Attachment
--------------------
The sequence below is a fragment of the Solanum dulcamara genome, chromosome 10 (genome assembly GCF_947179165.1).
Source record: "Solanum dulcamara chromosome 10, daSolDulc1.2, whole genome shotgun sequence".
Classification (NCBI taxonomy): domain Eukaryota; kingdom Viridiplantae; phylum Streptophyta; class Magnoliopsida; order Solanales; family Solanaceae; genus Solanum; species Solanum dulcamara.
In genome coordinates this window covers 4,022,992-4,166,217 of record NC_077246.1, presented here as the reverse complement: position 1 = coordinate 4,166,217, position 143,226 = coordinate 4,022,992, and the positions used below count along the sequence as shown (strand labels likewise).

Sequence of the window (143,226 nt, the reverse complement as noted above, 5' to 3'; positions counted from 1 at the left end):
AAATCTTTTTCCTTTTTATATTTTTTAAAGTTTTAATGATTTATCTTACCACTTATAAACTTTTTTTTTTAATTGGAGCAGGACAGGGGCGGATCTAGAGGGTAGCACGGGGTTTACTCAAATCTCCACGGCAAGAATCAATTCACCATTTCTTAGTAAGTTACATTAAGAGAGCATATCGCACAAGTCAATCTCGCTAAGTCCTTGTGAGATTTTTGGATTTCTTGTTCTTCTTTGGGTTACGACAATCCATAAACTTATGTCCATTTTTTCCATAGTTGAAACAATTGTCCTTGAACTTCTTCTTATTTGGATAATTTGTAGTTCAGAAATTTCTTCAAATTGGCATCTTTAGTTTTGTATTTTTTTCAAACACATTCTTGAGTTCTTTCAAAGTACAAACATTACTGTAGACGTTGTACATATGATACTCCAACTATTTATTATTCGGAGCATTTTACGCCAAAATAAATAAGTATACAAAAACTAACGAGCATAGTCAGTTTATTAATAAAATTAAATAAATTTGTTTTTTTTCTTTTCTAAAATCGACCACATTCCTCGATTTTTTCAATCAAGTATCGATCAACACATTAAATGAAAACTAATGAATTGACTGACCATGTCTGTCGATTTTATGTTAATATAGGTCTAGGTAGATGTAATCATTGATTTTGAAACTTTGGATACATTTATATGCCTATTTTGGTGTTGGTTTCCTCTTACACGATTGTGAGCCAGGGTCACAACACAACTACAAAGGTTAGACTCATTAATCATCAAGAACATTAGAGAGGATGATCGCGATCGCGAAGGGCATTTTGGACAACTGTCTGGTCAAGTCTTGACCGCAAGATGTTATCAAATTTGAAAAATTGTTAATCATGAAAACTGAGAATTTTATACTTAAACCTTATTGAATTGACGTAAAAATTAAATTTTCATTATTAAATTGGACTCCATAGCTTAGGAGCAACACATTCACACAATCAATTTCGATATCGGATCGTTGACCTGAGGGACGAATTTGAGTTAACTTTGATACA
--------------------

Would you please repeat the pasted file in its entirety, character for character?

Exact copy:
The sequence below is a fragment of the Solanum dulcamara genome, chromosome 10 (genome assembly GCF_947179165.1).
Source record: "Solanum dulcamara chromosome 10, daSolDulc1.2, whole genome shotgun sequence".
Classification (NCBI taxonomy): domain Eukaryota; kingdom Viridiplantae; phylum Streptophyta; class Magnoliopsida; order Solanales; family Solanaceae; genus Solanum; species Solanum dulcamara.
In genome coordinates this window covers 4,022,992-4,166,217 of record NC_077246.1, presented here as the reverse complement: position 1 = coordinate 4,166,217, position 143,226 = coordinate 4,022,992, and the positions used below count along the sequence as shown (strand labels likewise).

Sequence of the window (143,226 nt, the reverse complement as noted above, 5' to 3'; positions counted from 1 at the left end):
AAATCTTTTTCCTTTTTATATTTTTTAAAGTTTTAATGATTTATCTTACCACTTATAAACTTTTTTTTTTAATTGGAGCAGGACAGGGGCGGATCTAGAGGGTAGCACGGGGTTTACTCAAATCTCCACGGCAAGAATCAATTCACCATTTCTTAGTAAGTTACATTAAGAGAGCATATCGCACAAGTCAATCTCGCTAAGTCCTTGTGAGATTTTTGGATTTCTTGTTCTTCTTTGGGTTACGACAATCCATAAACTTATGTCCATTTTTTCCATAGTTGAAACAATTGTCCTTGAACTTCTTCTTATTTGGATAATTTGTAGTTCAGAAATTTCTTCAAATTGGCATCTTTAGTTTTGTATTTTTTTCAAACACATTCTTGAGTTCTTTCAAAGTACAAACATTACTGTAGACGTTGTACATATGATACTCCAACTATTTATTATTCGGAGCATTTTACGCCAAAATAAATAAGTATACAAAAACTAACGAGCATAGTCAGTTTATTAATAAAATTAAATAAATTTGTTTTTTTTCTTTTCTAAAATCGACCACATTCCTCGATTTTTTCAATCAAGTATCGATCAACACATTAAATGAAAACTAATGAATTGACTGACCATGTCTGTCGATTTTATGTTAATATAGGTCTAGGTAGATGTAATCATTGATTTTGAAACTTTGGATACATTTATATGCCTATTTTGGTGTTGGTTTCCTCTTACACGATTGTGAGCCAGGGTCACAACACAACTACAAAGGTTAGACTCATTAATCATCAAGAACATTAGAGAGGATGATCGCGATCGCGAAGGGCATTTTGGACAACTGTCTGGTCAAGTCTTGACCGCAAGATGTTATCAAATTTGAAAAATTGTTAATCATGAAAACTGAGAATTTTATACTTAAACCTTATTGAATTGACGTAAAAATTAAATTTTCATTATTAAATTGGACTCCATAGCTTAGGAGCAACACATTCACACAATCAATTTCGATATCGGATCGTTGACCTGAGGGACGAATTTGAGTTAACTTTGATACA